Finally, communications to enrolled students can make all the difference in helping them succeed. The first six weeks of college are crucial for a student's long-term retention. Communication about finding student organizations, academic support, and other resource-related communication can be vital to helping students in their success.

These marketing and communication needs are immensely different. It's why segmenting your audience into the stages of the admissions funnel makes such a big difference in your higher ed marketing success. 

How to Leverage the Funnel in Your Higher Education Marketing Strategies

The first key to long-term success is segmentation. Knowing where in the funnel your audience is can help you build more personalized, relevant traditional and digital marketing efforts.

In fact, segmenting your audience groups into the six core stages of the funnel allows you to build unique strategies for each of the segments. A plan to build awareness among prospects should have different goals, use different channels, and focus on different messages than one designed to yield more of your admitted students.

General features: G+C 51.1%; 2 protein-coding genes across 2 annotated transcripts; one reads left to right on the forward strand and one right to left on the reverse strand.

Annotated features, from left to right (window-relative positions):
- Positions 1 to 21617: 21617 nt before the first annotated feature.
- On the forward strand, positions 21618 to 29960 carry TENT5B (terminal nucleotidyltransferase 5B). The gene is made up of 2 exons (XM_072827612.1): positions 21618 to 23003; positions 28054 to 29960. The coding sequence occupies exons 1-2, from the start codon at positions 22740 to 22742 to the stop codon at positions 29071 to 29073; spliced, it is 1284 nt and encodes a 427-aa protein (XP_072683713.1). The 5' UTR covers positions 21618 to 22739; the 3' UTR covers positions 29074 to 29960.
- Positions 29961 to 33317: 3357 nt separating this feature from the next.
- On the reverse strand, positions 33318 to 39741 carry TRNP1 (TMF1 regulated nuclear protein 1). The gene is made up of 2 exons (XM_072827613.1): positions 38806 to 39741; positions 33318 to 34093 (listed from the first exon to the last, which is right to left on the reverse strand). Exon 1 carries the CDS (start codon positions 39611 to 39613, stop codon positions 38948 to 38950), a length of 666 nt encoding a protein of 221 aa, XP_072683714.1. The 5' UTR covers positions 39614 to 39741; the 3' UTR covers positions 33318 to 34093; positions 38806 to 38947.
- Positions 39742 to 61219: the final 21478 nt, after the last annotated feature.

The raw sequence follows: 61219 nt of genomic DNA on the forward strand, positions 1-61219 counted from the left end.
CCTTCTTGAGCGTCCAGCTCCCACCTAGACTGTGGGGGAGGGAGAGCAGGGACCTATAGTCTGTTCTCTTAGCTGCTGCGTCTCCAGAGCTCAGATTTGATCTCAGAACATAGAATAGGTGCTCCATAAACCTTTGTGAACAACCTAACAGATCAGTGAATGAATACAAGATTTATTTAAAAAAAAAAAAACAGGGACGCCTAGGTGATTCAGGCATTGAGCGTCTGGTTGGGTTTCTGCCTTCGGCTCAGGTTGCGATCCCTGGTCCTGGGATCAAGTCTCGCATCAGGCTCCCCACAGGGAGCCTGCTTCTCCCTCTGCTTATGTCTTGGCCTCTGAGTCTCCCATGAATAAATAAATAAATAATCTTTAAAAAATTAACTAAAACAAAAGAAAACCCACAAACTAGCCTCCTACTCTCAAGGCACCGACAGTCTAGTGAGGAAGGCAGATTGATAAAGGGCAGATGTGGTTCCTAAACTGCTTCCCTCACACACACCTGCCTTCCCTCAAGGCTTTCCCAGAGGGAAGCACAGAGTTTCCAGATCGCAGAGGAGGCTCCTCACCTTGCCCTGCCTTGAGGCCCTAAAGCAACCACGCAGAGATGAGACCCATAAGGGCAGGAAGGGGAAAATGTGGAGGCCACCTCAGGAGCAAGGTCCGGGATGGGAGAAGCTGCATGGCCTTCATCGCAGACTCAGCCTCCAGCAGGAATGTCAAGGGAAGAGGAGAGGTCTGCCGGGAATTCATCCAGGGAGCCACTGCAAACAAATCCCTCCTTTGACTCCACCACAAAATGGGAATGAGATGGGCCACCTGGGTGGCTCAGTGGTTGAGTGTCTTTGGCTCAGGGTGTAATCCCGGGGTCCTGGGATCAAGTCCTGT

One way to know how to build these marketing plans is to ask current students about their preferences. Tour guides, already employed by admissions, are especially great resources for focus groups and can likely still recall just what worked to convince them to move from one funnel stage to the next.

Market research is another vital resource. Third-party research, like GrayAssociates reports, dives into what channels students prefer at what stages and what messaging they respond to.

Summing It Up

Finally, and perhaps most notably, it's important to dive in. Try out various tactics for the different channels, and see how they perform. The fact that these audiences are segmented the right way should already provide a significant boost to your efforts, increasing your messaging and channel relevance.

And of course, keep in mind that you're not in this alone. We'd love to help

If you need help understanding your enrollment funnel, let's chat. Our experience in higher education marketing will come in handy when building a strategy designed to enroll more students at your school.